Ouray County Coroner. Compassion and Curiosity, March 15, 2016
by Kathryn R. Burke
Now on her second term as elected coroner, Hollenbeck has been OC Coroner since 2011. Before that, she served as deputy coroner under Gary Miller, who suggested she run when he retired from the position.
“I hadn’t really thought of it before,” she said. “But Gary said to me: ‘It’s killin’ me.’ We had 14 deaths that year. He made me one of two deputy coroners and later asked me if I would run for the office.”
During most of her tenure, Hollenbeck, a registered nurse with a Masters Degree in Community Health and Administration, did double duty as nurse with hospice out of their Montrose facility. “I was their first nurse here,” she said, “and the Clinical Coordinator. “ Since then the organization, now called Hope West, has expanded to a staff of 300 caring for more than 2,500 patients in a five-county area, including Ouray.
Her nursing and administrative background make her a particularly effective coroner. The job requires compassion in dealing with the families of the deceased and a good dose of curiosity to undertake investigations, where appropriate or necessary, into the manner of death. Hollenbeck certainly possesses both qualities. She also completed the course, within a couple months of her election, to obtain death investigator certification through an accredited program.
What exactly does she do? Hollenbeck explained several key components of her job.
• By statute, the coroner must determine cause and manner of all deaths that occur in Ouray County.
• Another part of the job is to work with other agencies and entities, such as Emergency Medical services, Public Health, and the Sheriff’s Department to evaluate what we can do for preventable deaths. Ouray County is dangerous. We have mountains and cliffs and unmarked areas where people can explore. So we partner with other agencies to caution people who come to visit here about things like altitude sickness, the need for hydration, and care in participating in physical activities that could be detrimental to their health.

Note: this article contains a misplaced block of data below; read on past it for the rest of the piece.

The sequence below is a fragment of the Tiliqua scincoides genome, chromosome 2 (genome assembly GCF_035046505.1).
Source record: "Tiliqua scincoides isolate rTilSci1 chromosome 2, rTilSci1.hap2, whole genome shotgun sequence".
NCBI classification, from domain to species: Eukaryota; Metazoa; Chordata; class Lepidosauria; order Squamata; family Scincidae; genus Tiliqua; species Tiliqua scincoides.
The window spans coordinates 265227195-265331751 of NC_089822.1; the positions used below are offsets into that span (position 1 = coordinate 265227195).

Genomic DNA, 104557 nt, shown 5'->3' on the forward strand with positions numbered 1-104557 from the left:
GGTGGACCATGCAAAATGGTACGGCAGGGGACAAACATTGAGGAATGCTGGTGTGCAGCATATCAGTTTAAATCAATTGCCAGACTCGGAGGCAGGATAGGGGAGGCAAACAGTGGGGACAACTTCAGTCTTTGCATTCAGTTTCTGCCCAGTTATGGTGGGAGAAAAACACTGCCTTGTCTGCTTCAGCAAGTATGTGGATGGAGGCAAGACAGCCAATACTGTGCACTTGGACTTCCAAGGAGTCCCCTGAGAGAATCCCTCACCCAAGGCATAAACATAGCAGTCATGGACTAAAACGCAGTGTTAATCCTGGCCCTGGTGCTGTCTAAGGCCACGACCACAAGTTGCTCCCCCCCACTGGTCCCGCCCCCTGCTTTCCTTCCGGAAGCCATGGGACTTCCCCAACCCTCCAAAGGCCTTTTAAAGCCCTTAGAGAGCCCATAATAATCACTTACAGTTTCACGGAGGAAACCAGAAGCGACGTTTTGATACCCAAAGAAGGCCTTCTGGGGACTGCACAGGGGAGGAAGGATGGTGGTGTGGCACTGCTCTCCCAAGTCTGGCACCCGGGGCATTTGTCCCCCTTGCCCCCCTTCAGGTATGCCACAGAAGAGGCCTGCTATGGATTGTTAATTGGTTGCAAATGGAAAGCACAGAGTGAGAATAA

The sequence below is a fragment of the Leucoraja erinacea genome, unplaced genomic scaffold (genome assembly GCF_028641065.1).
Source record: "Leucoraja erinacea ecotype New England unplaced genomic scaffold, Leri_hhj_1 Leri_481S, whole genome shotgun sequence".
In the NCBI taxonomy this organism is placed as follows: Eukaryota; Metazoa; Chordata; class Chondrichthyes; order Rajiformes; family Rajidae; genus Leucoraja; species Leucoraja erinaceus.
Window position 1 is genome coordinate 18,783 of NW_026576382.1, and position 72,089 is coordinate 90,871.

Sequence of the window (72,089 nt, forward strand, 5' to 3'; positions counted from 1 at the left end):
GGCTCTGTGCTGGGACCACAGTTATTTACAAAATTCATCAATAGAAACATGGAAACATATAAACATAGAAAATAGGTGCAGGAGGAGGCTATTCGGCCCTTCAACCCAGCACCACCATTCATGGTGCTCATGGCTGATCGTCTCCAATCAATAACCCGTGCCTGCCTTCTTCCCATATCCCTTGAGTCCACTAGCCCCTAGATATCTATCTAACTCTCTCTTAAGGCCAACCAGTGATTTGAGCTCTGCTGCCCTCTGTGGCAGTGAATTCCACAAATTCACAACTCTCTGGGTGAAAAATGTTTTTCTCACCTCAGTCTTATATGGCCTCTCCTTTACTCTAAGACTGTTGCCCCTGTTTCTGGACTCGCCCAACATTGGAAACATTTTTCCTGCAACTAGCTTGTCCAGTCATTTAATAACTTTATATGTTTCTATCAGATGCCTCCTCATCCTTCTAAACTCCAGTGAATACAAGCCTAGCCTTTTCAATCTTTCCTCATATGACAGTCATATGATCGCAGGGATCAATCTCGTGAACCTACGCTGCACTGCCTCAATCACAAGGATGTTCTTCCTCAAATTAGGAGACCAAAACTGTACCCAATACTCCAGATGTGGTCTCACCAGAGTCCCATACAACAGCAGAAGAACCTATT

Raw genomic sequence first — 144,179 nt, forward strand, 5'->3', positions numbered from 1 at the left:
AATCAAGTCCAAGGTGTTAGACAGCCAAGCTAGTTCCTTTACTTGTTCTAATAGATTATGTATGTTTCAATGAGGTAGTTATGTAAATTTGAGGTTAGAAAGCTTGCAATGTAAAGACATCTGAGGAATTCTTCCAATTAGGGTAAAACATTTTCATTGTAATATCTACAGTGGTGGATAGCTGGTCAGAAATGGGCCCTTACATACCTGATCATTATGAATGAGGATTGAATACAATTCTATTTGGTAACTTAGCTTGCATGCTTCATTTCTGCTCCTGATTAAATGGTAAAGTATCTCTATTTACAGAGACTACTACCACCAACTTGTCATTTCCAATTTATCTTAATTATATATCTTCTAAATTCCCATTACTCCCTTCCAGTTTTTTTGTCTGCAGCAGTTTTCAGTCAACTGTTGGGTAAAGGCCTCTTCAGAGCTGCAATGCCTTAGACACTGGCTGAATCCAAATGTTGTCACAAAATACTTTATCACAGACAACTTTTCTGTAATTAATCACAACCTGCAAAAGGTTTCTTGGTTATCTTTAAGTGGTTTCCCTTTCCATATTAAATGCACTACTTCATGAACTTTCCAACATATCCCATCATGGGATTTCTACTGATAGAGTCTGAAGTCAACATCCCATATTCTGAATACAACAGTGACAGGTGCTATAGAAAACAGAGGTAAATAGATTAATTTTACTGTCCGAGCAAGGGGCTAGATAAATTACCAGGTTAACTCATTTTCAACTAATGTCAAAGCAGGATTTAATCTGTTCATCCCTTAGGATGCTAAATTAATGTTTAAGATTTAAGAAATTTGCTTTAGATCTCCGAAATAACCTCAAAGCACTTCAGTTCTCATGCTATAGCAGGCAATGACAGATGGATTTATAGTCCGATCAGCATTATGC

• It is the Coroner’s job to notify next of kin when a death occurs. Sometimes, when it involves an automobile accident, we to it through proxy with local law enforcement, or with the Colorado State Patrol Victim Advocate.
• Another function of this position is to decrease risk to Ouray County. Attending to the needs of grieving family and loved ones can be time consuming but reflects who we are as a county.
• The Coroner may pronounce death.
Hollenbeck has participated in several particularly newsworthy cases in Ouray County. In one, a local resident, who insisted on feeding the bears, wound up having the bears feed on her. “I was present at the autopsy,” she said. “We don’t have to be, but it sure helps to put the details together with the pathologist autopsy.”
In the aftermath of a recent tragic plane crash, in which the pilot, a passenger, and two children perished, at the request of the family, Hollenbeck personally participated in the extraction of the victim. “The family wanted a woman, a compassionate retrieval, and, with the help of Ruth Stewart, Colette Miller (both EMS) and Kirsten Copeland, State Park Director, we were able to do that for them.”
Following the recent mine accident where men were killed, when the family wanted to be there when the victims were brought out, “I said yes,” Hollenbeck said. “We all strive for th spiritual connection, but sometimes we have to let family view the person who died, for some kind of proof it is really true. They are in shock, I want to help them as much as I can to understand what happened to their loved one.
So yes, compassion—when dealing with the dying and the newly bereaved, and helping them find closure, especially when an investigation (characterized by a healthy sense of curiosity) is called for—are certainly descriptive of Colleen Hollenbeck, Ouray County Corner. I would also add Courage, for to juggle all the aspects of a job in a unique county like this one, takes a particular kind of courage.
During her presentation to the Womans’ Club, Tuesday, March 15 at 1 p.m., Hollenbeck will talk about her experiences on the job and answer questions about how the office works.
Monthly meetings are held at 1-3 p.m. at the Ouray Community Center, San Juan Room. Now in it’s sixth year, and created by Club VP Barb Morss, most meetings feature a unique program presenting guest speakers who are . . . “uncommon women” and who lead . . . “uncommon lives.” Following a break for refreshments, a short business meeting is held. The public is welcome.